MARCH 14, 2010
For years I had heard of The Entity as “the movie where she gets raped by a ghost”, but I always assumed that this was sort of a spoiler; an event that the film built toward (not unlike describing It’s A Wonderful Life as being about a guy who sees what life would be like without him). So I was surprised to see it happen pretty much in the first 10 minutes of the movie. “OK, but NOW what?” I asked the TV. The TV ignored me and kept on playing the movie, but I soon had my answer: not much.
Granted, the film is based on allegedly true events, so I can’t knock it for being a bit inert, but I CAN knock it for being over two hours long when it repeats a lot of stuff. Two scenes of the ghost following her to her friend’s house, at least four of her talking to Ron Silver (who believes she is just crazy), several more rapes, etc. It’s not a bad movie by any means, but I felt like it sort of started at one level and never really went higher. I think a touch more development prior to the first haunting, and then some editing (really, just remove any 20 minute chunk in the middle of the film) could have resulted in an even better film.
But it’s still a pretty good one. True or not, the ordeal is pretty terrifying, elevating it above the usual haunted house type movie. The first time we see Barbara Hershey’s body being poked and prodded by unseen hands (a Stan Winston effect, if I’m understanding the credits correctly) is not only a terrific effect in the technical sense, but also a creepy one. The tricky subject matter keeps the film from having any real sense of humor (though I must admit I laughed when Silver asked if the ghost ejaculated, partially because of his deadpan expression, and partly because I think the idea of ghost jizz is pretty funny), so even when the story occasionally dips into Poltergeist territory, the tone is unlike it or any other haunting/ghost film I can recall.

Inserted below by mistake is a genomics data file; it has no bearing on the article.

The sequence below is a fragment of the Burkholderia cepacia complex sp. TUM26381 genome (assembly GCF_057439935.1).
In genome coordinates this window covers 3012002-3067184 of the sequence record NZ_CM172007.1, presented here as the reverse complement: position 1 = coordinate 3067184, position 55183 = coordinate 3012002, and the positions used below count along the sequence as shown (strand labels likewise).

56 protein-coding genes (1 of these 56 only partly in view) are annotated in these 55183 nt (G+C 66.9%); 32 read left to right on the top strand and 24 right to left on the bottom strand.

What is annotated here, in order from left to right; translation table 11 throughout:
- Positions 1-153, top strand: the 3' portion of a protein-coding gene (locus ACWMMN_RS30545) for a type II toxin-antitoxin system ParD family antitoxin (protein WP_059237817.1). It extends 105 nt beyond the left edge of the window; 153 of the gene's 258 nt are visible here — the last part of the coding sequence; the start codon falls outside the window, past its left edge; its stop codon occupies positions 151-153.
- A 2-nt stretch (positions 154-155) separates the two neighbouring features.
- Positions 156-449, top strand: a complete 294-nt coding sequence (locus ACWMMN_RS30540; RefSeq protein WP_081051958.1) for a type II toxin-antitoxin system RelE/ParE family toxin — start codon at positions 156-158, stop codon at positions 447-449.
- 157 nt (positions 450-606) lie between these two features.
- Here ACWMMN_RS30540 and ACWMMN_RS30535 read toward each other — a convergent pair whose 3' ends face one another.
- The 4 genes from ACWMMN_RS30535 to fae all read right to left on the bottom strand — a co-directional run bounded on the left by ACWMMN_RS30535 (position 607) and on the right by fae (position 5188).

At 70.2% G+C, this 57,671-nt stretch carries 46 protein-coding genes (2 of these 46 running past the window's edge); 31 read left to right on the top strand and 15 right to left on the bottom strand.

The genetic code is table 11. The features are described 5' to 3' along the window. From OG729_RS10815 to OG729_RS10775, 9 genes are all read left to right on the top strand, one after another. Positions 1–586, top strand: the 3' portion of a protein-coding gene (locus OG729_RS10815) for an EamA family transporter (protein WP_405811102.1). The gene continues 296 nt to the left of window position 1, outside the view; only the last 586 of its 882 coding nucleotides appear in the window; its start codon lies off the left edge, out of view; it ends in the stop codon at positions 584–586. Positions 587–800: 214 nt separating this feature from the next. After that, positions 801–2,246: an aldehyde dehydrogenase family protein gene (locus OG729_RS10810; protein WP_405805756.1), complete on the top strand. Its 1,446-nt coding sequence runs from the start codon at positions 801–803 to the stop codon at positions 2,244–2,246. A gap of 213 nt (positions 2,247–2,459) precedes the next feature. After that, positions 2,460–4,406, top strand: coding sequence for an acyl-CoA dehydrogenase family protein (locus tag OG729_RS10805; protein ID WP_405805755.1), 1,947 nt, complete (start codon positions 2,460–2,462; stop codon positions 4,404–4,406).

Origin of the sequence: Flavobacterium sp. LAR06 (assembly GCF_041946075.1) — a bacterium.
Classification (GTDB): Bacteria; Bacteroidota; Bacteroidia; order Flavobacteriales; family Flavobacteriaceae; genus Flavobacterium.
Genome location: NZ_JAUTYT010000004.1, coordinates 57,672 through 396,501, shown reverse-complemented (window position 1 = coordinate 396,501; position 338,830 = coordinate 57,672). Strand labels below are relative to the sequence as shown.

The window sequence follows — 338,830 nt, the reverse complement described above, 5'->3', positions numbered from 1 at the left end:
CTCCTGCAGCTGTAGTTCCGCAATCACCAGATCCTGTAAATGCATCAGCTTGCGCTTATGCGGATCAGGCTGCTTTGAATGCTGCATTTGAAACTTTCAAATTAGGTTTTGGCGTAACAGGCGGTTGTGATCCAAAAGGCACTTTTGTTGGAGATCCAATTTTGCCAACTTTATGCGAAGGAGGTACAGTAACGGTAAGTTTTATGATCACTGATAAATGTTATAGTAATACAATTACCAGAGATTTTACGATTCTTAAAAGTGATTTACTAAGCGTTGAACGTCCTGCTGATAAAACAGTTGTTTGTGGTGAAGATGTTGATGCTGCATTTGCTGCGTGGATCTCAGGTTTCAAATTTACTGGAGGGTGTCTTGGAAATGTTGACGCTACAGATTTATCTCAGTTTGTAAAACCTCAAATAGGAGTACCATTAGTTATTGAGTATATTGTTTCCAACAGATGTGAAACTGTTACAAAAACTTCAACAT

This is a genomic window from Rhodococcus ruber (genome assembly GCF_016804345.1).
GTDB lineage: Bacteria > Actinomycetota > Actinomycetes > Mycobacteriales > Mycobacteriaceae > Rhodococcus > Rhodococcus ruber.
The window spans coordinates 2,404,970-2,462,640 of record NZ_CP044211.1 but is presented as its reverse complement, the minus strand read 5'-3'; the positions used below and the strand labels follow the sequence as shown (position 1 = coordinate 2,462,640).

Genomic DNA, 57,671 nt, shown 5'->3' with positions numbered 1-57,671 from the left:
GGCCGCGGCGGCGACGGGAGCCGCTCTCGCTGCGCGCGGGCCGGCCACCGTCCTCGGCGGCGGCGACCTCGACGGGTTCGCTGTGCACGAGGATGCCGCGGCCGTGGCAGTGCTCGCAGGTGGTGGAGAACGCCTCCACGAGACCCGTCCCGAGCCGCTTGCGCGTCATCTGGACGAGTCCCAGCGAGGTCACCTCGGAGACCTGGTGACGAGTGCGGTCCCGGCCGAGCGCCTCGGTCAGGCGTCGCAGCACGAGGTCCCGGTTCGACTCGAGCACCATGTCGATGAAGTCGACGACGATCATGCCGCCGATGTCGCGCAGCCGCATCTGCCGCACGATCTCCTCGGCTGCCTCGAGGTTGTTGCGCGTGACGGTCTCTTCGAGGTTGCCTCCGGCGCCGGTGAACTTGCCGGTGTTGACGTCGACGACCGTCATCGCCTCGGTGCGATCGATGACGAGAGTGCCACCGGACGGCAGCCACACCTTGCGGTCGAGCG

And as with Emily Rose or (to a lesser extent) Haunting in Connecticut, I liked that they provided enough plausible “evidence” for me to consider that Hershey maybe was just crazy. Silver has a reasonable explanation for pretty much everything, and it’s a concrete fact that her character suffers some serious sexual hang-ups (molested by her stepfather, impregnated as a teenager by a man twice her age, etc), so his theories certainly hold water, at least for a while (the scene in her friend’s apartment sort of solidifies the “it’s a ghost” idea once and for all).
The ending was a bit of a letdown though. Again, the film never really builds tension or suspense, but there is at least an attempt at a climax when Hershey is placed in a replica of her house, albeit one equipped with liquid helium tanks that will hopefully freeze the ghost while she remains safely inside a contained area (so it hinges on the ghost being kind of gullible, I guess). But the “attack” is fairly brief, and Silver never really has that “Oh shit, she was RIGHT!” moment that I think we deserve after listening to him argue with our heroine for the entire movie.
Sidney J. Furie directed the film. You may know him from the Iron Eagle films and a couple of late period Dolph Lundgren films. Entity is one of his rare dips in horror (he’s also billed as an uncredited director of Devil Doll), which is a shame as I would have liked to have seen one where he was allowed to have a little more fun without being tacky/insensitive. Half the movie seems to be shot in canted angles, and there are a lot of De Palma esque di-opter shots to enjoy (thank CHRIST for once Netflix offered a widescreen transfer for an instant viewing, and the quality was pretty good as well). I think he could have made a terrific, or at least, very stylish, slasher movie. Sadly, he seems to have retired (he had to exit his last film for health reasons, and he directed his first film over 50 years ago!), so I doubt we’ll get one. Hopefully he’s at least back in good health.
This showed at midnight at the New Bev a few months ago, and I missed it for some reason, but I’m glad I caught it at home. Not only would the length have guaranteed some dozing, but it’s not really a midnight type movie. I caught Irreversible there at midnight, and while the movie was quite good, it didn’t have that crowd experience that I associate with midnight screenings. If I’m gonna drive around LA at 2 am (where the bullshit LAPD never bothers to stop people that are driving without their headlights, a scarily common sight in Hollywood and even on the 101 freeway), I want to have a good time more than I want to see a good movie.
What say you?